There was a lot of headscratching in today's New Home Sales reported released moments ago by the Census Bureau, according to which there was a whopping 619K new home sold in April, up from the upward revised 531K (was 511K), and smashing expectations of a 523K print, driven by a surge in Northeast home sales which soared unexpectedly from 36K in March to 55K in April, a completely unexplained 53% spike.
Yesterday's weak dollar headfake has ended and overnight the USD rallied, while Asian stocks dropped to the lowest level in 7 weeks and crude oil fell as speculation returned that the Federal Reserve will raise interest rates as early as next month. The pound jumped and European stocks gained thanks to a weaker EUR.
Following last week's lull in global macro, it’s a busy start to the week in which we get the latest deluge of global flash PMIs, while the US economic calendar is loaded with New Home Sales data, Trade Balance, Initial Claims, UMichigan sentiment and the revised US Q1 GDP print on Friday. But perhaps the most expected event will be Yellen's speech on Friday at Harvard's Radcliffe, where the Fed chairman is expected to reveal some more hints on the upcoming rate hike.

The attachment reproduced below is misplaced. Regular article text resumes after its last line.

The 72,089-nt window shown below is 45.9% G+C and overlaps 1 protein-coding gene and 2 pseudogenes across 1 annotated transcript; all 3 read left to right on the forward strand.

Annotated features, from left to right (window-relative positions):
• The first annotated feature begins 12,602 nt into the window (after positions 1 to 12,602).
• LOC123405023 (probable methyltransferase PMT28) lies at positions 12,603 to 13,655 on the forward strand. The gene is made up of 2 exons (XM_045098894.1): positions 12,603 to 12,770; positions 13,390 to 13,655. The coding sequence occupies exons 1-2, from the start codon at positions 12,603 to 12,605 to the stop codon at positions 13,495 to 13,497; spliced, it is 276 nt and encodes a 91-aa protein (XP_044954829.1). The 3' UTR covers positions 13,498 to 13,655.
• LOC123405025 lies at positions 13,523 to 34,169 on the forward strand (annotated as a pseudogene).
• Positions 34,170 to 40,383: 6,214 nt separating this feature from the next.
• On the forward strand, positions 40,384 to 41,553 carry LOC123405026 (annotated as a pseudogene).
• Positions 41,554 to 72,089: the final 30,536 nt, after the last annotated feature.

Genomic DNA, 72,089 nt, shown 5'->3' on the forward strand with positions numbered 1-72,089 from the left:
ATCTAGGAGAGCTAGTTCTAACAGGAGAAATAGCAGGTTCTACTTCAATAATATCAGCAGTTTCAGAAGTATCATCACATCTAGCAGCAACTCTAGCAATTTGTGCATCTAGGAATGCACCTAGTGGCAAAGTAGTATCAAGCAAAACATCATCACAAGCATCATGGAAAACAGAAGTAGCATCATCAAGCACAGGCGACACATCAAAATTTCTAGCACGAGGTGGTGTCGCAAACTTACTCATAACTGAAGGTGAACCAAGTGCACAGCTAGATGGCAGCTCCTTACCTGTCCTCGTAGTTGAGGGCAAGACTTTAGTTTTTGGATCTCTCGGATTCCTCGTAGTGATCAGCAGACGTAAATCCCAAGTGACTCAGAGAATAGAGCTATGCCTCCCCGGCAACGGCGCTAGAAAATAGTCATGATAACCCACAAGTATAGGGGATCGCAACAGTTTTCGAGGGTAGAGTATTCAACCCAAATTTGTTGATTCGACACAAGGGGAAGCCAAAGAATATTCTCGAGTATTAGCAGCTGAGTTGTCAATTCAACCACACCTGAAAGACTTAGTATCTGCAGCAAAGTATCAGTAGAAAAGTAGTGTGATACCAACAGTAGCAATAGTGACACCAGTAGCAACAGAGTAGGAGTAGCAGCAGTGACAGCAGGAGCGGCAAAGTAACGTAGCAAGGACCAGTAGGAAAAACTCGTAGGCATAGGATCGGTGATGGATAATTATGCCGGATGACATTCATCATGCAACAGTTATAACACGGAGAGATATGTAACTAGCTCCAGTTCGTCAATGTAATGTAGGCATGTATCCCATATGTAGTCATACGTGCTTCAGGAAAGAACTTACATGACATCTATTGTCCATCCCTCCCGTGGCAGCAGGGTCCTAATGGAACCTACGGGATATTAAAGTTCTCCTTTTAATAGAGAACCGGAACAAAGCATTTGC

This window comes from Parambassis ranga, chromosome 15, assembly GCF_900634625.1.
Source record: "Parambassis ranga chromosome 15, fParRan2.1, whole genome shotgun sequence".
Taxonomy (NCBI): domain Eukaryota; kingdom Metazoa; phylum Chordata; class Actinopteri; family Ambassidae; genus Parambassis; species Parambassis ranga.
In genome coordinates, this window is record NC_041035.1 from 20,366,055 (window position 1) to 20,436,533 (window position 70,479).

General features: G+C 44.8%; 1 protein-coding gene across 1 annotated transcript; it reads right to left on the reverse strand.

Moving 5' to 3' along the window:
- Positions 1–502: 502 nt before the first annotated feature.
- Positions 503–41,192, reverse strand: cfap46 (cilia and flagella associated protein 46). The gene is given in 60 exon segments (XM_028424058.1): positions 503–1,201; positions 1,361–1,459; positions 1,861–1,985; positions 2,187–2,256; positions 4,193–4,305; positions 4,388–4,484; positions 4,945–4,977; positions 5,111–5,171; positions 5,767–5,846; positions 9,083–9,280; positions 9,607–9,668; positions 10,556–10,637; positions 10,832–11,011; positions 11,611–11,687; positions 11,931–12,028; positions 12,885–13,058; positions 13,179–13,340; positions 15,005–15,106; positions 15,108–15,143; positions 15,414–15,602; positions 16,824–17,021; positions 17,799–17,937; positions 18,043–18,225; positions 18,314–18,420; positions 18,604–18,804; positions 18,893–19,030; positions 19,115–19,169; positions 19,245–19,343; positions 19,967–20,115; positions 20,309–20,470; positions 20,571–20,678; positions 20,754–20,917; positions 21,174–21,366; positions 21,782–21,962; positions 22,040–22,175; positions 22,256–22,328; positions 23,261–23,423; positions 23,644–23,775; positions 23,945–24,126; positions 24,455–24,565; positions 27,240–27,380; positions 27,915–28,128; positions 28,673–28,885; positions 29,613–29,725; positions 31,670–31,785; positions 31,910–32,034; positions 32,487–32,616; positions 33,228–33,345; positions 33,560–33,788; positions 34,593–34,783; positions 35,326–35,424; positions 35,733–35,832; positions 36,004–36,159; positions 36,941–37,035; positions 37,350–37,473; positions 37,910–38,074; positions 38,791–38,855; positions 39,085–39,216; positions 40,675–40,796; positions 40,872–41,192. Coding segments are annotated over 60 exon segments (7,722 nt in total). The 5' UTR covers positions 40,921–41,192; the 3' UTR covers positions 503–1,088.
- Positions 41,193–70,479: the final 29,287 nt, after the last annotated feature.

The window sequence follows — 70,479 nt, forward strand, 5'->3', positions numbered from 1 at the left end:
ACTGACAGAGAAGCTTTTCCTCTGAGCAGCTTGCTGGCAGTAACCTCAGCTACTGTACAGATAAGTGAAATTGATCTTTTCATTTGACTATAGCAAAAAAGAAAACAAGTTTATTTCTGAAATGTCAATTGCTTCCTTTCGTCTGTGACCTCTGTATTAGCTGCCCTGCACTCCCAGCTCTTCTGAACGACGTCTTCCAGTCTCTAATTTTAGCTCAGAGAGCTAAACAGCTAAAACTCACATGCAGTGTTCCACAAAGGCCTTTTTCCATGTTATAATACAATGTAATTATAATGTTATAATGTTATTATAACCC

Comparing the growth in the number of full time jobs versus the growth in new home sales starkly illustrates both the horrible quality of the new jobs, and how badly ZIRP has served the US economy.